Minervois versus Corbières

Published by Sally on May 18, 2013

Corbières, pretty in rare snow (Jan 2010)

Corbières, pretty in rare snow (Jan 2010)

I thought it about time I try to get to grips a little with the difference between these two adjacent Languedoc appellations. For too long I’ve not accorded them their individual identities.

Minervois lies to the immediate north and east of Carcassonne, in front of the Montagne de Noire, Corbières to the south and east, stretching to the foothills of the Pyrenees. The river Aude and the Canal du Midi broadly separate the two appellations on its west-east trajectory to the Mediterranean Sea.

Corbières is a big region of 13,500 hectares, with significant topographical diversity. Christine Behey-Molines, export manager for trade and promotion organisation Languedoc Wines explained “there are west to east differences, and lower to higher altitude differences”, and, she added “Corbières is wilder than Minervois. The scenery is rockier and more rustic on the old massif of Corbières.” Soils are also necessarily diverse over such a large area, with sandstones, schists and limestones in different parts, and garrigue an overriding feature.  Soils are equally diverse in smaller Minervois, with limestone, red shales, schist and clay marls all featuring.

Both appellations are focused on red wine production, both predicated on the same group of grape varieties, though in slightly differing proportions: predominantly syrah, grenache, lladoner pelut, mourvèdre, carignan and cinsault.

Carignan, especially old carignan, is particularly important in Corbières, much more so than in Minervois, forming part of Corbières’ personality. Here, carignan can comprise up to 50% of the blend. Cinsault must be less than 20%.

Minerve, Minervois

Minerve, Minervois

From the 5,000 hectares of Minervois carignan and cinsault are limited to a maximum of 40%. Syrah, mourvèdre, grenache and lledoner pelut must be at least 60%, with the duo of syrah and mourvèdre alone accounting for at least 20% of the blend.

The large size of Corbières means there are many zones, from the Alaric mountains in the north west to the coastal areas of the Mediterranean sea. Generalisations are challenging, at the very least, though Vincent Charleux, winemaker at Abbotts and Delaunay gave it a shot, saying “there are shallow soils in Corbières, and the Alaric mountains of Corbières are a drier climate than the Montagne de Noire” of Minervois.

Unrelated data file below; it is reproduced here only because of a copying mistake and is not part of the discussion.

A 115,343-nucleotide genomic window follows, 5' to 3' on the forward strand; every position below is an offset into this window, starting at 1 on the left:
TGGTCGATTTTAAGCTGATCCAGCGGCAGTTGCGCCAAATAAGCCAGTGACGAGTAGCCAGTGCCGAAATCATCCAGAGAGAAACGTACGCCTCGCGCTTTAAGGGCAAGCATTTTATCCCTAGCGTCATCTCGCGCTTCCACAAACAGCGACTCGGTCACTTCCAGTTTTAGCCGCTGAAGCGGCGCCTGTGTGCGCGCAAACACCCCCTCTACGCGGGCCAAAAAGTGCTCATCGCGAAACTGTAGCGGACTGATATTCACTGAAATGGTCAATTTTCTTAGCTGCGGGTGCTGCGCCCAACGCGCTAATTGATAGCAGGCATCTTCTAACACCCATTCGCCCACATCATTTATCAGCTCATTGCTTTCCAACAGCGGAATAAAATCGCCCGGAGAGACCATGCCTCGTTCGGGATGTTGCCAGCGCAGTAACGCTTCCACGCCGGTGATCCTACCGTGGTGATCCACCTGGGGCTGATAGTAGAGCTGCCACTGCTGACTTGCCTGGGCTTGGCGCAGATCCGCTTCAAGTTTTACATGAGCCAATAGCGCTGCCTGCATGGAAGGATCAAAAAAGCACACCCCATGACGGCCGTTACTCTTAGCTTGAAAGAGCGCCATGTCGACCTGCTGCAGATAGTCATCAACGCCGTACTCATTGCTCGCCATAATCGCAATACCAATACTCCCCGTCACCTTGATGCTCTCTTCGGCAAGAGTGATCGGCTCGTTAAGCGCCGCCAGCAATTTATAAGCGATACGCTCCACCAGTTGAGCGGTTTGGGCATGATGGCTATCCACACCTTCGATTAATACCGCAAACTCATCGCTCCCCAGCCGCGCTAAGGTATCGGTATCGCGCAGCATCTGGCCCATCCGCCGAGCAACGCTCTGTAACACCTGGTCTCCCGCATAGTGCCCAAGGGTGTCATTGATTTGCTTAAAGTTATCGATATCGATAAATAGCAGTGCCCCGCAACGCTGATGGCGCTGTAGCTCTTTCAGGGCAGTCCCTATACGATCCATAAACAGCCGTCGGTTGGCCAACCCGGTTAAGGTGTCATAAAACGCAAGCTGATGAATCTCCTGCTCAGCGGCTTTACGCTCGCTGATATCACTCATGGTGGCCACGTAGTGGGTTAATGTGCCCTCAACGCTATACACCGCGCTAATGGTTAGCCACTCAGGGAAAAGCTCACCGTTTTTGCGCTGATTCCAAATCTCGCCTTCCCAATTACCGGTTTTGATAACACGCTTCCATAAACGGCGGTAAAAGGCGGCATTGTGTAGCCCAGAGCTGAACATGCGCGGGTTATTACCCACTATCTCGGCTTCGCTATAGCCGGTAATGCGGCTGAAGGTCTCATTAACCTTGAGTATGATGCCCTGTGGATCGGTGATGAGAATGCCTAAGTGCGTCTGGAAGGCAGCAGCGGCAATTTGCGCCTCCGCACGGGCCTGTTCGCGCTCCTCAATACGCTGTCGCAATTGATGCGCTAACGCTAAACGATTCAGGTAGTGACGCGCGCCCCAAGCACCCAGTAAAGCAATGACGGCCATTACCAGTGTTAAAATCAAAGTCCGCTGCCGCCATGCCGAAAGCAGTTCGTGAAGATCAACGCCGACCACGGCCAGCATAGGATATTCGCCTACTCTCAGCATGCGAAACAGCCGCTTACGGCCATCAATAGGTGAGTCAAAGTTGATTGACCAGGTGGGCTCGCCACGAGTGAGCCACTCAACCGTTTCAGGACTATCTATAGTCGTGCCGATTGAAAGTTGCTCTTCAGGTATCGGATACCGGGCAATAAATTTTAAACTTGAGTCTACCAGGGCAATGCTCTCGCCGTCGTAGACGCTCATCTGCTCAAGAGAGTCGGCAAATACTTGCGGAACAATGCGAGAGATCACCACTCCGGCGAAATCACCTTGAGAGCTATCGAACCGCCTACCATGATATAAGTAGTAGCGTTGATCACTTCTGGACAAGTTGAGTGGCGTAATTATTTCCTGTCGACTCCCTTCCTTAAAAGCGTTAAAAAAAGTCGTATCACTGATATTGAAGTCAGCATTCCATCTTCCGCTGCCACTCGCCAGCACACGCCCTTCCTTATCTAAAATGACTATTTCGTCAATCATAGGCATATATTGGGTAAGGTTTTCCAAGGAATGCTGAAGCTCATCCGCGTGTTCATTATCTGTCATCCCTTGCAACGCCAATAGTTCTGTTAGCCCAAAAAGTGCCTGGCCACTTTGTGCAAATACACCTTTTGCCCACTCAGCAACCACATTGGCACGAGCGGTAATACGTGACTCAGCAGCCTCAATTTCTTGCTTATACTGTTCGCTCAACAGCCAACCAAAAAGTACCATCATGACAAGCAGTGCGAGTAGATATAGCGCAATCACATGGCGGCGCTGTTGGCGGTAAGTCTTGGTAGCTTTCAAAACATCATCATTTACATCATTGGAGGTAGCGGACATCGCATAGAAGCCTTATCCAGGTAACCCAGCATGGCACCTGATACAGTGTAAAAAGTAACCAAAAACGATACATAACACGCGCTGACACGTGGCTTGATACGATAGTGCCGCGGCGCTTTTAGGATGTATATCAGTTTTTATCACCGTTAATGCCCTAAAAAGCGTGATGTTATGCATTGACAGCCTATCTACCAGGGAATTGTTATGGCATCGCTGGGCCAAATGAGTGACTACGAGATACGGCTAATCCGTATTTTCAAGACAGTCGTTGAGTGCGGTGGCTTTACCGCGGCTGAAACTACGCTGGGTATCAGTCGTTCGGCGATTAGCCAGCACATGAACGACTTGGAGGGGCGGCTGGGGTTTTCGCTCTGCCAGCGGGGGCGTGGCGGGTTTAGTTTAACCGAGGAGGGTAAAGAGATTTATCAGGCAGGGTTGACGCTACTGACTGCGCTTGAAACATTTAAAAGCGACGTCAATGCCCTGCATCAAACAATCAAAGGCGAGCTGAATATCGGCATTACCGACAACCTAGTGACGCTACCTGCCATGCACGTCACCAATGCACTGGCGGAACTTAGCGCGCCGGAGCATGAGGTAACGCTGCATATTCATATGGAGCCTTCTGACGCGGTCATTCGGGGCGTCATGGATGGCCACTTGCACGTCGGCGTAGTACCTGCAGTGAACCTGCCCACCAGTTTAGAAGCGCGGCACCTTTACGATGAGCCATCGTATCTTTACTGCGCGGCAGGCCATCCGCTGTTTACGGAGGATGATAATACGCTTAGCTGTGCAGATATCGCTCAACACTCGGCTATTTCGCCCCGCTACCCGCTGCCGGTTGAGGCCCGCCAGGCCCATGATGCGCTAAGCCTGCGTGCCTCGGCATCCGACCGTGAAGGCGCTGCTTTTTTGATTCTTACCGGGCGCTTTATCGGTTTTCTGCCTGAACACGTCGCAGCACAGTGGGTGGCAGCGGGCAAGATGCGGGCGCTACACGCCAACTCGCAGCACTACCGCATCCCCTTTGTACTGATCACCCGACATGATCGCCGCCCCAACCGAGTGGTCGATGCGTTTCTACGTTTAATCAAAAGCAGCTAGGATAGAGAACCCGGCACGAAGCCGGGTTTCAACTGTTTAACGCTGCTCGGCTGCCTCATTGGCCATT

On wine style, he said “Minervois tends to have more fruit purity, more volume, less tannin, and are easier to drink. The Corbières may become stressed [because they’re drier], giving more tannin and less fruit.” One might imply from this that Minervois can be a little softer and suppler than Corbières.

Frantz Venes, of Château Massamier La Mignarde highlighted this blend differential, adding in that of climate too, saying “Minervois has more syrah and grenache than Corbières, which has more carignan, and a more Mediterranean climate”. Syrah, he added “is more fruity in Minervois, more spicy in Corbières”.  He went on to explain “Minervois gets fresh air from the Black Mountain, making it cooler than Corbieres”, added to which there’s more water in Minervois. The west of the appellation gets some mild, moist Atlantic influence too, useful in the summer, while the east adapts to the drier Mediterranean aspect.

Both appellations have a cru segment. Minervois was first off the mark in all of Languedoc with its cru, enshrined in law in 1998. Corbières’ cru Boutenac took until 2005 to hit the statute books.

Of Minervois’ cru La Livinière – 2,600 ha mainly on the slopes of the limestone-based Petit Causses – Venes said “La Livinière is at the north of Minervois, at the edge of the mountain, with very poor soil. It’s impossible to produce big quantities here.” The minimum amount of syrah and mourvèdre is twice that of straight Minervois – at least 40% – and with grenache this trio needs to reach a minimum of 60%. Any remainder may come from lledoner pelut, carignan and cinsault.

Corbières’ cru, Boutenac, only has around 300 of its potential 1,400ha planted. It is rocky terrain around 80 to 100m altitude, with water-retaining deep clay-limestone soils, which is just as well as it’s one of the driest and warmest areas in Corbières. Strong, brooding, sometimes meaty, drought-resistant Carignan remains a key driver of wine style.


4 Responses to “Minervois versus Corbières”

  1. Damien Casten Says:

    Hi Sally,

    I just returned from the Hautes-Corbieres and couldn’t agree more on the east-west and high-low differences. What a dramatic landscape. I filmed quite a lot on the region with Jon Bowen of Domaine Sainte Croix and we will be posting pieces onto our Ask a Winemaker page on YouTube as we edit them. When we are ready, I’ll include this article as background in some of our Facebook posts as well. Cheers, Damien

  2. Sally Says:

    No problem. I’m pleased you found it useful. Thanks for letting me know. Sally

  3. John Packham Says:

    “forming part of Corbières’ personality. Here, carignan must comprise 30-50% of the blend”. Surely Corbières AOC requires a maximum of 50% Carignan.

  4. Sally Says:

    Yes, you are right, good spot. Thank you. I think I was using an old rule book. I’ve updated the text.

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